"The groundwork of all happiness is health." - Leigh Hunt

You quit smoking by vaping. What now?

April 28, 2023 – Every day, Sonia Sharma meets people like Natalie H. who are attempting to quit vaping.

Natalie, a member of the nicotine addiction support group on the Fontana Tobacco Treatment Center on the University of California, San Francisco, switched from traditional cigarettes to e-cigarettes, but found the electronic version just as addictive and eventually decided to quit nicotine use altogether.

“I went from being an occasional cigarette smoker (a few a month) to a daily vaper,” Natalie said. who preferred not to disclose her last name to guard her privacy. “Vaping made my nicotine addiction worse, not better.”

“People tell us they're vaping before they hit the ground in the morning,” says Sharma, a physician assistant who co-leads Natalie's support group on the university. She's met individuals who smoked 4 to 5 cigarettes a day, then switched to e-cigarettes to quit smoking, after which vaped the equivalent of a pack a day. Others switched to e-cigarettes to quit smoking, but then went back to vaping and smoking. And others began vaping without ever having smoked. They need to quit, she says, but don't understand how.

Researchers on the National Institutes of Health in 2020 reported that 5.66 million adults within the United States vape. Just over 57% of respondents said they began using e-cigarettes to quit smoking traditional cigarettes. Another study in 2021 based on survey data found that about 60% of e-cigarette users desired to quit vaping.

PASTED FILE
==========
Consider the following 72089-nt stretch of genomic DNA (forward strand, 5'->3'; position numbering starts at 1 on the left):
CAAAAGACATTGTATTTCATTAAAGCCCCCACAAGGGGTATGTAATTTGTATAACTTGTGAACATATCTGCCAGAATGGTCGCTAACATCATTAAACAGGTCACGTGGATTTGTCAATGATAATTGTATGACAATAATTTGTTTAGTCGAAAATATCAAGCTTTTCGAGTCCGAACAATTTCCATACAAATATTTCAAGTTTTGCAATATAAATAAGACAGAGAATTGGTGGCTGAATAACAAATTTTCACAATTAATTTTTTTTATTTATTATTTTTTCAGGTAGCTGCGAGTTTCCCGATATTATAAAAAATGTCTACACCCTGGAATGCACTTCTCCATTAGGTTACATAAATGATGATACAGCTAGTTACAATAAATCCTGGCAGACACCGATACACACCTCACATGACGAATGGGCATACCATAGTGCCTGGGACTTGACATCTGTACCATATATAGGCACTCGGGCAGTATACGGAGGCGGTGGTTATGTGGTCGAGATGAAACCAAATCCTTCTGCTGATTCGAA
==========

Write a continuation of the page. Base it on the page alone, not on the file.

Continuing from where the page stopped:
Vaping has been sold as a method to quit smoking. The research is inconclusive on this conclusion. But unlike cessation aids like nicotine gum or lozenges, using vaping to quit is recent territory. Vapers lack guidance on use the devices to quit, and so they have even less guidance on what to do in the event that they change into hooked on the vaping themselves.

A brand new addiction?

Monica HannaDeputy Director of Nicotine and tobacco withdrawal program at RWJBarnabas Health's Institute for Prevention and Recovery in New Jersey, said she has observed higher levels of nicotine addiction among the many vapers she has worked with.